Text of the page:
Background - 15.11.2016 - 00:00
16 November 2016. Martin Booms shares his insights on a meaningful economy with new values, created by a humanist turning point.
What new values does the economy need, and why?
Martin Booms: First and foremost, we’re not talking about the definition of substantially new values, and most certainly not about an external moralisation of the economy. Rather, this is about a new understanding of values and a new competence for dealing with them. After all, business as a purpose that brings people together is invariably value-related per se, although we don’t always reflect on this. Contrary to this, the idea that there are "value-free economic activities" is still widespread both in economics and in economic practice. However, this view is less morally problematic than factually misleading: it blanks out half of the economic reality and thus leads to distortions and malfunctions which also manifest themselves in reality.
After the economic and financial crisis, some quarters vehemently demanded a change in values. Since then, however, it doesn’t look as if much has happened. Is this impression deceptive?
Booms: A change in values won’t happen as long as prevalent ways of thinking remain unchanged. It is pointless to proclaim a cultural change which is then completely disconnected from the actual economic core activities. A genuine change in values requires reflection on fundamental questions of economic activities, in particular: what is the company’s objective and purpose from which it derives its corporate identity? Against what criteria is economic success measured? Are profits a prerequisite or a target of business activities? What is the company’s relationship with society, and what conclusions must be drawn from this for the orientation of the business model?
Politics, the economy and society interact. Who has a say in the discussion about changing values in the economy?
Booms: Well, the economy is not an end in itself but a means to an end: it is in the service of society and its people, not vice versa. Once the basic needs have been economically secured, everything else depends on how we want to live – and this question obviously concerns all of us. True wealth does not necessarily consist in a maximum accumulation of economic goods but in having those resources which are required for a happy life, however we may define it. A good life is the measure of a meaningful economy, whereas a buoyant economy is not the measure of what a meaningful life is.
The election of Donald Trump came as a surprise. Many people are now afraid that the advance of populism will spread even further. Does this environment impede the discussion about values in the economy?
Booms: Well, the phenomenon of Donald Trump is in itself an expression of a need for values. What is manifesting itself here is the highly dangerous process of an increasingly proliferating internal uprooting, which may even outweigh the economic disconnect that can be seen among Trump’s supporters. People need an inner home which provides meaning and identity and encourages self-esteem and self-determination.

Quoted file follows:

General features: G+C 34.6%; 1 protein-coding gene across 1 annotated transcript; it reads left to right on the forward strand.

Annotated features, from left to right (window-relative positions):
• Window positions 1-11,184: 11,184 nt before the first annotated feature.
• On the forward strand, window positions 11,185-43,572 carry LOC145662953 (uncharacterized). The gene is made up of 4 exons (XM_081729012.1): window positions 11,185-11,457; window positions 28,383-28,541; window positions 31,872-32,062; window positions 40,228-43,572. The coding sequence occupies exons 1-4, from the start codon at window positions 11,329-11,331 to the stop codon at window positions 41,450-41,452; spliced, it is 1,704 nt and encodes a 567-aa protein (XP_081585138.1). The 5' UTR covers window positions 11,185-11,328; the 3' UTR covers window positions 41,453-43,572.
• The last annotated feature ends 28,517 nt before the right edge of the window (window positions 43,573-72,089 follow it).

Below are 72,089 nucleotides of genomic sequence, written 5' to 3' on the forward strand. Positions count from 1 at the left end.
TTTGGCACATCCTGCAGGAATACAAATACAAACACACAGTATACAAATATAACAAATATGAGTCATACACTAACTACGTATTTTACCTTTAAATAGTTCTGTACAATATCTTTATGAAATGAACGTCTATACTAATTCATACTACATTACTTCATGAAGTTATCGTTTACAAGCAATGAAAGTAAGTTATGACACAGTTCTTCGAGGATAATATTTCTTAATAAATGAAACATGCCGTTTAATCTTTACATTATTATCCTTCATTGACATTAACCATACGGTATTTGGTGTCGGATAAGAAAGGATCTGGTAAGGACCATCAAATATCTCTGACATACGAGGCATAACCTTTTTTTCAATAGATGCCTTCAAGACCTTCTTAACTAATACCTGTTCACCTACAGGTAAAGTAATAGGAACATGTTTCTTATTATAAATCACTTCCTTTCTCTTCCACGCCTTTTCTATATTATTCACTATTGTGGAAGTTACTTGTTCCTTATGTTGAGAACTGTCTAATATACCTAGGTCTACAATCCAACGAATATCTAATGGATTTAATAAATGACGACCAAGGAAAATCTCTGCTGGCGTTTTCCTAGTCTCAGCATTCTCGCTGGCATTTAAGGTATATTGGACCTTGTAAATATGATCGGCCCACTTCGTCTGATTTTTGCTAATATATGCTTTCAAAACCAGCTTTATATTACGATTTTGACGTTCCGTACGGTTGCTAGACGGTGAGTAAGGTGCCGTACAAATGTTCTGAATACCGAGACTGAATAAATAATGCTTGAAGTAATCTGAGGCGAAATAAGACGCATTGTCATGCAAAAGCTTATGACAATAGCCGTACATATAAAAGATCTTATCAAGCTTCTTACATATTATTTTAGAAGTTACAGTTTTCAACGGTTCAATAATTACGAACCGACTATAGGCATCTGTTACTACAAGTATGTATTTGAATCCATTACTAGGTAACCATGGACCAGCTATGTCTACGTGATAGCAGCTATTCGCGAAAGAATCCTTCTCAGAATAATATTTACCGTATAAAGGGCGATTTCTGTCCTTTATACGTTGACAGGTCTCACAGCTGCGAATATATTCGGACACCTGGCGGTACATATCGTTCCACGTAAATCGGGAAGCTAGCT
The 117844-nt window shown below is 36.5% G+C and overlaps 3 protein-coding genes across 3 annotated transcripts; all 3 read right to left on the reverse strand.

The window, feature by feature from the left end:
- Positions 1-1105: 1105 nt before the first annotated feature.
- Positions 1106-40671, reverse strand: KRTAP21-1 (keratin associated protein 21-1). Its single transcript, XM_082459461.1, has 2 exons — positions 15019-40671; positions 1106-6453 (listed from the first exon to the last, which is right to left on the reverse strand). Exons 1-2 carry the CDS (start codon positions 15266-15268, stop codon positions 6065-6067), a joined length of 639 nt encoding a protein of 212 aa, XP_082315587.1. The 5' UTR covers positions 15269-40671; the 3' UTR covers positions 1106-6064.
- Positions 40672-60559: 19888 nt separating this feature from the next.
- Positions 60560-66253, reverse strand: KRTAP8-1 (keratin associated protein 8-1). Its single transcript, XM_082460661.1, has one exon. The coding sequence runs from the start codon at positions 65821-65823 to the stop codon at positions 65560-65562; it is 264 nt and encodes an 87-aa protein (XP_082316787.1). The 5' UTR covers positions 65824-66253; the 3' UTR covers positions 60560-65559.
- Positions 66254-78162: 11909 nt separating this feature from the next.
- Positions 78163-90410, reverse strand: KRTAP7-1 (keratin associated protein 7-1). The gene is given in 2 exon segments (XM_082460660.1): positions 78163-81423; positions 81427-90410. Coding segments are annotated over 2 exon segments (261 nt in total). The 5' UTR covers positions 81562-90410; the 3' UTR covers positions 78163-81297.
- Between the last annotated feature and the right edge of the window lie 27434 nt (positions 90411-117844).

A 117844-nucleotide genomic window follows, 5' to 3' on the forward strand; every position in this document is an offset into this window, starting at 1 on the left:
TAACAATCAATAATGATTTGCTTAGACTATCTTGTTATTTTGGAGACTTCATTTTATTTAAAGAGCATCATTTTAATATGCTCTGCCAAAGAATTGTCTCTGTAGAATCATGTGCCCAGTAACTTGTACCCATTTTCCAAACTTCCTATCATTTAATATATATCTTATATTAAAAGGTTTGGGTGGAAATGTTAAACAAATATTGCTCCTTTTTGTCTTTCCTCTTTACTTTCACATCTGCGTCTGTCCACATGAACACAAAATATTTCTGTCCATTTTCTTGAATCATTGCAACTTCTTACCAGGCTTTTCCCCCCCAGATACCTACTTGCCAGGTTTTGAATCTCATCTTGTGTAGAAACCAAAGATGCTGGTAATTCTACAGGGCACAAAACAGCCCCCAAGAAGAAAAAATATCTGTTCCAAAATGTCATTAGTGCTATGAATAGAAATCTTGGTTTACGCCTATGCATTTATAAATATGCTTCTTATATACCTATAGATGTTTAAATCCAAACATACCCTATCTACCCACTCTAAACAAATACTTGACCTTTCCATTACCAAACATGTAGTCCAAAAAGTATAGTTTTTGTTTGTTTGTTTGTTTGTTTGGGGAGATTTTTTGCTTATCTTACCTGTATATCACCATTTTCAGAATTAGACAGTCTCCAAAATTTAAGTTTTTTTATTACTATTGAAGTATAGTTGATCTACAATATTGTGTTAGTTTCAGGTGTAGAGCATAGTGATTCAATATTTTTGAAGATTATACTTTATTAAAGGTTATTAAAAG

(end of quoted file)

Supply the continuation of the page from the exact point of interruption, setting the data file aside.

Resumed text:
The foundations of this inner home have been undermined not least by the socio-economic and political processes of structural change in the wake of globalisation. Apparently, too many people ultimately didn’t see themselves as confidently participating in, but as helplessly affected by, these processes of change that struck them as fateful and far beyond their control. However, this only explains the phenomenon but doesn’t even remotely justify the behaviour of those who are affected.
And what are the consequences?
Booms: The consequences are uncertainty, disorientation and fear. Besides politics, however, which hasn’t managed to offer people any reorientation in Europe either, it has also been the globalised corporate world such as has revealed itself in the financial crisis of the emissions scandal that has contributed towards this erosion process. Companies, too, now have the responsibility to recover people’s trust. This is about more than the orchestration of a new culture of recognition: it is about reasserting people’s role as the purpose of the economy. This humanist turning point is without alternative. If it does not occur, then the economy, politics and society will ultimately have to pay a price that is very likely to exceed the dimension of all the crises that we have known to date.
Interview: Claudia Schmid
Martin Booms is Director of the Academy of Social Ethics and Public Culture (Bonn) and Lecturer in Critical Thinking at the University of St.Gallen.
Lecture series on business ethics: How many values does the economy need – and if it does, which ones? A philosophical voyage of discovery with stumbling blocks.
The lectures take place Wednesdays, 8.15 to 9.45 p.m., room HSG 09-110 on the following days:
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